A health tech company was leaking thousands of doctor’s notes, medical records, and prescriptions daily after a security lapse left a server without a password.
The little-known software company, California-based Meditab, bills itself as one of the leading electronic medical records software makers for hospitals, doctor’s offices, and pharmacies. The company, among other things, processes electronic faxes for healthcare providers, still a primary method for sharing patient files to other providers and pharmacies.
But that fax server wasn’t properly secured, according to the security company that discovered the data.
SpiderSilk, a Dubai-based cybersecurity firm, told TechCrunch of the exposed server. The exposed fax server was running a Elasticsearch database with over six million records since its creation in March 2018.
Because the server had no password, anyone could read the transmitted faxes in real-time — including their contents.
According to a brief review of the data, the faxes contained a host of personally identifiable information and health information, including medical records, doctor’s notes, prescription amounts and quantities, as well as illness information, such as blood test results. The faxes also included names, addresses, dates of birth, and in some cases Social Security numbers and health insurance information and payment data.
The faxes also included personal data and health information on children. None of the data was encrypted.
The server was hosted on an subdomain of MedPharm Services, a Puerto Rico-based affiliate of Meditab, both founded by Kalpesh Patel. MedPharm was spun out as a separate company in San Juan to take advantage of tax breaks for those who set up businesses on the island.
TechCrunch verified the records by contacting several patients who confirmed their details from the faxes.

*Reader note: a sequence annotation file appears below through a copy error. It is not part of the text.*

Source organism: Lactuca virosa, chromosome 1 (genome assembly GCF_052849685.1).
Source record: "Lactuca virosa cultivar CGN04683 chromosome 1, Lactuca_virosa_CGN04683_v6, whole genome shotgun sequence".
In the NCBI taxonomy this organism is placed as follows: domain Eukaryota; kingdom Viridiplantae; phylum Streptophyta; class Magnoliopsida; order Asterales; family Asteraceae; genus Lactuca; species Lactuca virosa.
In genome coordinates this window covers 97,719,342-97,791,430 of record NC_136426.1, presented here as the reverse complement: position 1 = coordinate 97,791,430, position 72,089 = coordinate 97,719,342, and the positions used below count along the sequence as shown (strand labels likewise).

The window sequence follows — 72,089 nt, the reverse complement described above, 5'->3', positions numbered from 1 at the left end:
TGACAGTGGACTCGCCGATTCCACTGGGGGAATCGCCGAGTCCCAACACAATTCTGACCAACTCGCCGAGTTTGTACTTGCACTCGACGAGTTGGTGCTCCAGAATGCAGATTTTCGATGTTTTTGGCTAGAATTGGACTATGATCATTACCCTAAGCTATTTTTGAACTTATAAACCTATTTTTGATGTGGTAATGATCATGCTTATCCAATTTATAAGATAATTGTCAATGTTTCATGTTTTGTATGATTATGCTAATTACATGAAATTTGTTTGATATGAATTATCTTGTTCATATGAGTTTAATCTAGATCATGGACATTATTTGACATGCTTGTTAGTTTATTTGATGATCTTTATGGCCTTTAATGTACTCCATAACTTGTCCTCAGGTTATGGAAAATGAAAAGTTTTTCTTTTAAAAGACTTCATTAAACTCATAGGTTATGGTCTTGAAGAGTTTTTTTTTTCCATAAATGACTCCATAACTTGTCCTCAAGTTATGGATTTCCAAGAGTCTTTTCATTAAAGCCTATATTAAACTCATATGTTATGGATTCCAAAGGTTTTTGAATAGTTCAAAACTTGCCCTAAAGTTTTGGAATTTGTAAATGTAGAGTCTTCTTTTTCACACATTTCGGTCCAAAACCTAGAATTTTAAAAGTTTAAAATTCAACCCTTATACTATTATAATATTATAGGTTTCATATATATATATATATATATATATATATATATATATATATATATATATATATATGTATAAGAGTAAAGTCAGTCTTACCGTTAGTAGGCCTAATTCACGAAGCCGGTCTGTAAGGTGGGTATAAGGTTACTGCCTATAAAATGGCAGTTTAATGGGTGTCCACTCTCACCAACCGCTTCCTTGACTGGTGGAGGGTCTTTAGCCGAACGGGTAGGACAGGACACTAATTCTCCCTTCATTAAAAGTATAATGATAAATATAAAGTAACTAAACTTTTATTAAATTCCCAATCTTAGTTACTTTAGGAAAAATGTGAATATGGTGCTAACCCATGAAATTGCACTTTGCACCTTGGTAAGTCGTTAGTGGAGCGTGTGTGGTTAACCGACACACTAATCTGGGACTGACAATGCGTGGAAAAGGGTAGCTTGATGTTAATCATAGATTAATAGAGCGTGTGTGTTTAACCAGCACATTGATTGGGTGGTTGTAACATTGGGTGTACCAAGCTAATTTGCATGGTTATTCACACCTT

When reached about the security lapse, Patel said the company was “looking into the issue to identify the problem and solution,” but deferred comment to the company’s general counsel, Angel Marrero.
“We are still reviewing our logs and records to access the scope of any potential exposure,” said Marrero in an email.
We asked if the company planned to inform regulators and customers. Marrero said the company “will comply with any and all required notifications under current federal and state laws and regulations, as applicable.”
It’s not immediately known if anyone else discovered the exposed server, or how long the data was exposed.
Both Meditab and MedPharm claim to be compliant with HIPAA, the Health Insurance Portability and Accountability Act, which governs how healthcare providers properly manage patient data security.
Companies that expose data or violate the law can face hefty fines.
Last year was a year of “record” fines — some $25 million for several exposures and breaches, including $4.3 million in fines to the University of Texas for an inadvertent disclosure of encrypted personal health data, and a settlement by Fresenius was for $3.5 million following five separate breaches.
A spokesperson for the U.S. Department of Health and Human Services did not comment.